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an excerpt from

The Trail to Crooked Creek

Set in Post-Civil War Montana

Crooked Creek Series

The Trail to Crooked Creek

Spring 1868

Twenty-five miles southwest of

Crooked Creek, Montana Territory

“If you are going to kill us, I ask only that you do so swiftly, for the child’s sake.”

“What makes you think I have any intention of killing you?”

Leah Tennyson held her young charge close to her body beneath the security of her arms. Though strong, she did not harbor confidence in her ability to prevent the man from doing whatever he wished. If it took her last breath and her own life to secure Nelle’s freedom, so be it.

He appeared from the shadows, his gait strong and gradual. She estimated his height at half a foot or taller than her five feet, five inches. Sitting on the ground as Leah and Nelle were and huddled against the narrow, white tree trunk, the man appeared more of a giant. A broadbrimmed felt hat shadowed his face, and in the fading light, Leah glimpsed only flashes of white teeth when he spoke.

“I don’t intend to harm either of you.” He held his hands high and to his sides to show the truth of his words. “I saw your fire but no horses.”

Nelle kept her face tucked into Leah’s shoulder. Leah whispered to the girl before rising slowly to her feet, using the tree for support. One step forward put her between the man and Nelle. “I am not a fool, sir, and do not mistake for me one.”

“Duly noted, ma’am.” He raised one hand to his head, and keeping the other arm out wide, removed the hat. Unruly hair, in a shade darker than Nelle’s, though not quite brown, fell over his forehead before he brushed it back with a rough swipe of his hand. “The name’s Wesley Davenport, ma’am.”

She caught a hint of the South in his voice, though not as distinctly southern as the couple who brought a train car of orphans—and Leah—as far as Missouri. “Should your name mean anything to me, Mr. Davenport?”

“Not unless you’re from Washington, Virginia, or thereabouts.”

“You mean the capital of Washington?”

He smiled, and it came easily. “It’s a common misunderstanding, ma’am, but no, Washington, Virginia. And I detect hints of Boston and maybe even a little British in your voice.”

Nelle had stopped her fractured breathing from behind Leah’s legs. She dared not glance down at the girl. Wesley did.

“You should be on your way, Mr. Davenport.”

“Pardon my presumption, ma’am, but the pair of you don’t look fit enough to make it to the next town.”

“We’ve survived this long.”

“May I?” Wesley pointed to the fire.

Leah gave him a quick nod. With early evening now upon them, she wanted to see more of his face. The light broke up the shadows when he crouched next to the meager fire and fed the flames with two more nearby sticks. She steeled her voice. “Where is the next town?”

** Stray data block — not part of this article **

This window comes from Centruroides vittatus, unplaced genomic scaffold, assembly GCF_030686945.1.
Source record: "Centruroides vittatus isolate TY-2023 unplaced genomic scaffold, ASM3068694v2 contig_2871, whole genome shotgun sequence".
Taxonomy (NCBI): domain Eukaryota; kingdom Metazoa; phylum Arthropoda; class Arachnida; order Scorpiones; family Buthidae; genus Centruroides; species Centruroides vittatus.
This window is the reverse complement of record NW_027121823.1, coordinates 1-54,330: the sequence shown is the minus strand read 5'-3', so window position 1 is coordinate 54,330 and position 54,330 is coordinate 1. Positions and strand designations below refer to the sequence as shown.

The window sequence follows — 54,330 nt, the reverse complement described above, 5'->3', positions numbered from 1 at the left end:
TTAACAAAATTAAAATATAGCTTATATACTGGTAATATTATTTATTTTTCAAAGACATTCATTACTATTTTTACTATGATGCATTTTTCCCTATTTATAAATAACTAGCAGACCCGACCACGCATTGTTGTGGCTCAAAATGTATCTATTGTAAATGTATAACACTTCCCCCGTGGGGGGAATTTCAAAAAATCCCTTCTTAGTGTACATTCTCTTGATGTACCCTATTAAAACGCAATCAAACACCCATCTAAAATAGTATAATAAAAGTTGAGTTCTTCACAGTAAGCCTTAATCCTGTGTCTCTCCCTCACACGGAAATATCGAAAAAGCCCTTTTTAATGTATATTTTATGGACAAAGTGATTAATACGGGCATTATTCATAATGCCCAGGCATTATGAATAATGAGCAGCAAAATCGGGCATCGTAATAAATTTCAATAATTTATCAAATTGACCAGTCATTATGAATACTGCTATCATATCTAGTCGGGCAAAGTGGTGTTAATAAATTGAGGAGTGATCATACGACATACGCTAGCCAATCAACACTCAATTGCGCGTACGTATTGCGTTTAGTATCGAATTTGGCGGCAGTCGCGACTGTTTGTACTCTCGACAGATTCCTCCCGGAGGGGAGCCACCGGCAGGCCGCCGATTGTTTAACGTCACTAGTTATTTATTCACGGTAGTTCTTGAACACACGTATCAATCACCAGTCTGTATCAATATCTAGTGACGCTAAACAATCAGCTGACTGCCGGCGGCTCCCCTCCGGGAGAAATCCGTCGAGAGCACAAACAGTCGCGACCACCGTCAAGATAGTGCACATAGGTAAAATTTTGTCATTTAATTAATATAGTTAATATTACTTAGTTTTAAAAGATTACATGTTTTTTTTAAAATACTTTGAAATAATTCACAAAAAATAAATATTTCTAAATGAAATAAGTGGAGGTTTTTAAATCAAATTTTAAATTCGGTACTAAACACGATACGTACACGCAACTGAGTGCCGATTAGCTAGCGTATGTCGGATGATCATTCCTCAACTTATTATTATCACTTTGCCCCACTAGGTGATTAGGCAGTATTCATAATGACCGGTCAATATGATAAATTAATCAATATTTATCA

“Crooked Creek. That’s where I’m heading.”

The stranger was not mistaken that they were unlikely to make it to the next town, not without help. Earlier in the day, Nelle had consumed the last of the insufficient provisions Leah had sneaked from the wagon before they escaped in the early hours five days ago.

“If you permit me, ma’am, I have jerky and a few biscuits left from this morning in my saddlebags. They’re yours, if you’ll accept them.”

On cue, Nelle’s stomach rumbled. Leah willed hers to silence. “Leah Tennyson. As opposed to ma’am.”

“As in the poet?”

“Regrettably, no relation to Lord Tennyson, but yes. Were I capable of provoking such emotion with mere words, I would not be here.”

He gave her a half salute. “Miss Tennyson.” Without waiting for an answer to his earlier question about the food, Wesley whistled, the treble bringing forth a beautiful gray horse with a long, sleek neck and a mane and tail that shimmered in the firelight. Wesley rose from his crouched position, whispered to the animal, and lifted the flap of a saddlebag. Careful of his movements, he returned to the fire and tossed two cloth-wrapped bundles to the other side. They made a gentle landing near Leah’s feet.

“What about you?”

“I’ve had my fill today. You go on ahead.”

Leah gave up her wariness of Wesley Davenport long enough to pick up the bundles and kneel next to Nelle. She passed the young girl a biscuit first, admonishing her to take small bites. Enough water remained in the canteen to satisfy the girl’s thirst every few seconds. 

“Thank you, Mr. Davenport. We ran out of supplies last evening, and I haven’t the skill to hunt or forage. I did not realize the nearest town would be so far away.”

Wesley set his hat on the saddle, crouched again, and added more sticks to the fire. “That tends to happen, Miss Tennyson, when one is running away or hiding.”


Excerpted from The Trail to Crooked Creek by MK McClintock. Copyright © MK McClintock. Published by Trappers Peak Publishing. All rights reserved. No part of this excerpt may be reproduced or reprinted without permission in writing from the author or publisher.

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